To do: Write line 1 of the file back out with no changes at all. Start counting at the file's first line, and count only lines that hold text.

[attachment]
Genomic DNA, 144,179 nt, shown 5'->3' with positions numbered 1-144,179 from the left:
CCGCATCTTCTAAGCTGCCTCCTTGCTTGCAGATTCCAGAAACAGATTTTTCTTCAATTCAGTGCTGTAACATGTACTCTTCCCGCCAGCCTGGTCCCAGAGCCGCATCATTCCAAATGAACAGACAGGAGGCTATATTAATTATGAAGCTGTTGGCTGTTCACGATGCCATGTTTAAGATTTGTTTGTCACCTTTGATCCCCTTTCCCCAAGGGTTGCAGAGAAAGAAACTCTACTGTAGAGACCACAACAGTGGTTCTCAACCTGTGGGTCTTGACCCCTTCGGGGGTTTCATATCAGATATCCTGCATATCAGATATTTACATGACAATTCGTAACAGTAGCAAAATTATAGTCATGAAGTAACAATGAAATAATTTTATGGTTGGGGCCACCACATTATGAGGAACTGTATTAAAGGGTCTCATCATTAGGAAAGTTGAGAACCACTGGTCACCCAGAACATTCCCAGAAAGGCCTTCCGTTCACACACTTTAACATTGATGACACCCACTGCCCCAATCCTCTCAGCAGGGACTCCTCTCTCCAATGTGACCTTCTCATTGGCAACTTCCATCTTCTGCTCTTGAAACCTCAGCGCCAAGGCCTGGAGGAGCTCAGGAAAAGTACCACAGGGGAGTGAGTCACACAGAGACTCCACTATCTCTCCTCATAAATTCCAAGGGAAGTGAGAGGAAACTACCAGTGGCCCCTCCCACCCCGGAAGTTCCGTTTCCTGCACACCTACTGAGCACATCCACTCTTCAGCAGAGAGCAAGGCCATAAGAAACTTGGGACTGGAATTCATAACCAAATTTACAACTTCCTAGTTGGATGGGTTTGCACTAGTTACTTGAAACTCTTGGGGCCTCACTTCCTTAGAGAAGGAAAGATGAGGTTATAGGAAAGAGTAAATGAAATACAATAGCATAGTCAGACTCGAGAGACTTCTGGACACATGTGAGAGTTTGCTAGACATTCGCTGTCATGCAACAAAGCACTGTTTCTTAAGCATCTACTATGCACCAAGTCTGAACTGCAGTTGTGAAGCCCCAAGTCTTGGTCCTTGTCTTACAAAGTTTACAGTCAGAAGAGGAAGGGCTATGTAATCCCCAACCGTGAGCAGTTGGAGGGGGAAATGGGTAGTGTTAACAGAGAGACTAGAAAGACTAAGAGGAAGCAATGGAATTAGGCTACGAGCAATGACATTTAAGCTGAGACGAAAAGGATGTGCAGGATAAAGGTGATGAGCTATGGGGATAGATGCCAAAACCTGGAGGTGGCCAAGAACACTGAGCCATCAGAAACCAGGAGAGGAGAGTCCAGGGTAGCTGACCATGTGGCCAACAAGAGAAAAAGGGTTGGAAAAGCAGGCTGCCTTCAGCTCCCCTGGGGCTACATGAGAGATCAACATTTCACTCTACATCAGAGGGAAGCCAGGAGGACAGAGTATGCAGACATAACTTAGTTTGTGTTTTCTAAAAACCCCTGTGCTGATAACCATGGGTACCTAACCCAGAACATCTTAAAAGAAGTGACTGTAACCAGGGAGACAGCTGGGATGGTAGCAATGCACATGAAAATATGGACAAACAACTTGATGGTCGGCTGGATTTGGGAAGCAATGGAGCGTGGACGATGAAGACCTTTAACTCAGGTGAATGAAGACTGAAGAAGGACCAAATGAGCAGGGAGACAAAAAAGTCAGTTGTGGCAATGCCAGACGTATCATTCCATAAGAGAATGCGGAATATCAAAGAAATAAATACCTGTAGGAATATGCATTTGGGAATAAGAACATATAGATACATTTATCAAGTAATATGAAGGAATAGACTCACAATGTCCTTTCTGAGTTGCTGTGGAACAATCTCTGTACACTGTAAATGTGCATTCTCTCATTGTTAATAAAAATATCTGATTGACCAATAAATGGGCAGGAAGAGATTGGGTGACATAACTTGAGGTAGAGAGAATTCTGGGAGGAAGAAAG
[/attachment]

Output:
Genomic DNA, 144,179 nt, shown 5'->3' with positions numbered 1-144,179 from the left: